Kraken photo courtesy of

215 million years ago, a 100-foot long sea monster was believed to be ruler of the seas. On Monday, paleontologist Mark McMenamin of Mount Holyoke College claims he has discovered its lair in the Nevada desert.

McMenamin's exact hypothesis goes like this. Ichthyosaurs were top predators in this period, but since discovery of their fossils in 1926, no one has been able to explain the pile of remains. More specifically, the arrangement of that pile puzzled scientists as to why they appeared to have perished back to back. When McMenamin visited the site this summer, it dawned on him that this systematic arrangement of bones must have been the work of none other than the Kraken, which he believes to be a 30-meter long colossal squid.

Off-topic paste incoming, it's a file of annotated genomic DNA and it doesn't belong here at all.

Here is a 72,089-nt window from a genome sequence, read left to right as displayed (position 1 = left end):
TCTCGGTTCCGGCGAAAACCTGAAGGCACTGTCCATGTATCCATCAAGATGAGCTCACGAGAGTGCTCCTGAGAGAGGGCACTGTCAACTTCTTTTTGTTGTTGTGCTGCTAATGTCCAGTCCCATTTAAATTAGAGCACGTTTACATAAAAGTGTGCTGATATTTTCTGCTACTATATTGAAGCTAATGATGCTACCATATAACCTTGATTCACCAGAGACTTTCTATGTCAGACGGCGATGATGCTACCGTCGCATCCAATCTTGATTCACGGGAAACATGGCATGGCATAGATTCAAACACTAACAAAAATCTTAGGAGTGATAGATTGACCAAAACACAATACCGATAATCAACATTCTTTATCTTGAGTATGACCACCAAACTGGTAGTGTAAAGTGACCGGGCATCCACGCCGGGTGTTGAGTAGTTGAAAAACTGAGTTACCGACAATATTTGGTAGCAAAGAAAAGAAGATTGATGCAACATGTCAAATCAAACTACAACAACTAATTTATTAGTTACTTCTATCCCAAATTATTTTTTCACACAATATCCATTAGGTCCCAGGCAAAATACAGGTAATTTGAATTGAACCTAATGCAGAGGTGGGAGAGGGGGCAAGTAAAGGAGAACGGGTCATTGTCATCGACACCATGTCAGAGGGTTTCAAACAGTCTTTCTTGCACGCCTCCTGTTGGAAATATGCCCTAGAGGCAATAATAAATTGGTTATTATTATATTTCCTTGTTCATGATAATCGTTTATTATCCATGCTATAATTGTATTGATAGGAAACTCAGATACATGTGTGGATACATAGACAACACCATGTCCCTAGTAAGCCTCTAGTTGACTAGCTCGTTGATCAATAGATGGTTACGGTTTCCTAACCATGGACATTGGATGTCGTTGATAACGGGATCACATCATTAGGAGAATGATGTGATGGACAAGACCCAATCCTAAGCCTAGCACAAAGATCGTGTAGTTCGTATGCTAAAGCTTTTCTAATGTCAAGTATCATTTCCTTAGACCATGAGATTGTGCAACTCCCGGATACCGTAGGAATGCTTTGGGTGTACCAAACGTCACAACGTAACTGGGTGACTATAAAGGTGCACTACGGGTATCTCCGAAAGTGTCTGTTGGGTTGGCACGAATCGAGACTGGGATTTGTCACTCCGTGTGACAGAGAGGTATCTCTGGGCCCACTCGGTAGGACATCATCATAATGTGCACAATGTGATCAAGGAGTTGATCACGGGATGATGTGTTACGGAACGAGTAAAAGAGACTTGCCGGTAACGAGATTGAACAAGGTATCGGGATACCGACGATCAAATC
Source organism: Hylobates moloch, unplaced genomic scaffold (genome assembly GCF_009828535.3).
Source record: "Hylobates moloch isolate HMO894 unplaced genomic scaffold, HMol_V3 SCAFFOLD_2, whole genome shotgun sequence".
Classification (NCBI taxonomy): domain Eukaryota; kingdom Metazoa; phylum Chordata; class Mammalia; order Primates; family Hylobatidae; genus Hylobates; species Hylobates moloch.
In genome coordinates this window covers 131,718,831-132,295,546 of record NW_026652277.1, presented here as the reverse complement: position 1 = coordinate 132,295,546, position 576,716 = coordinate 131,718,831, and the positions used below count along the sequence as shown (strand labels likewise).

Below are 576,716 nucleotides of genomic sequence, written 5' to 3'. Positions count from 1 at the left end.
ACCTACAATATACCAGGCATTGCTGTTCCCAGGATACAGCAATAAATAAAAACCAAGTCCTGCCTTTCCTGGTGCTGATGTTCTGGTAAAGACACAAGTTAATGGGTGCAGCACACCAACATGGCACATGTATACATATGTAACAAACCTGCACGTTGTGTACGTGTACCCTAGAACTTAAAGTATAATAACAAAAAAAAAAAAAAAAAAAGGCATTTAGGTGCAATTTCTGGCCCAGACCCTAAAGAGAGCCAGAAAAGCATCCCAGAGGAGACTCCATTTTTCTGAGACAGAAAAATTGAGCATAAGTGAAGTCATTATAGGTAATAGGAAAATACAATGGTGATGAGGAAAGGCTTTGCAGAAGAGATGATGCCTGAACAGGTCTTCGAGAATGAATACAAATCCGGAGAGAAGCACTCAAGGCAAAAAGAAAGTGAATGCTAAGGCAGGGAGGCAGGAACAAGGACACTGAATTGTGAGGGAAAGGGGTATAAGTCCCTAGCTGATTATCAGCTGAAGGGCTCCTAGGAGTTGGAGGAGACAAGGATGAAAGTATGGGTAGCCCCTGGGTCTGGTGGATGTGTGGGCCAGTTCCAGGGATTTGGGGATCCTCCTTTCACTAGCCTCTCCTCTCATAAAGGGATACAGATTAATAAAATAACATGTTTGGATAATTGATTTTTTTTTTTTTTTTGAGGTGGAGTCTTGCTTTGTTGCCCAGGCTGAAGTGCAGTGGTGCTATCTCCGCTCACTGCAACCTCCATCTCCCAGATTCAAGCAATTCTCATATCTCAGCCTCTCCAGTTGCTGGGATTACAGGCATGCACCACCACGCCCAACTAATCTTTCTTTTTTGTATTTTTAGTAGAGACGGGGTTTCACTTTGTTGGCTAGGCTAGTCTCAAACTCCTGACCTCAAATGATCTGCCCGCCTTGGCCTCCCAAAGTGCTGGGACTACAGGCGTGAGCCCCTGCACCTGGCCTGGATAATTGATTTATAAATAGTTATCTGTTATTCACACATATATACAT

He claims that the specific arrangement at the site may be the Kraken's attempt at a self-portrait. Furthermore, McMenamin claims that there are broken ribs in the ichthyosaurs fossils, supporting his theory that Kraken attacks probably killed them. But, of course, the Kraken leaves behind no traces or fossilization to confirm this hypothesis.

Science fiction or scientific fact? McMenamin may provide a compelling case, or he may be an excellent storyteller. You decide.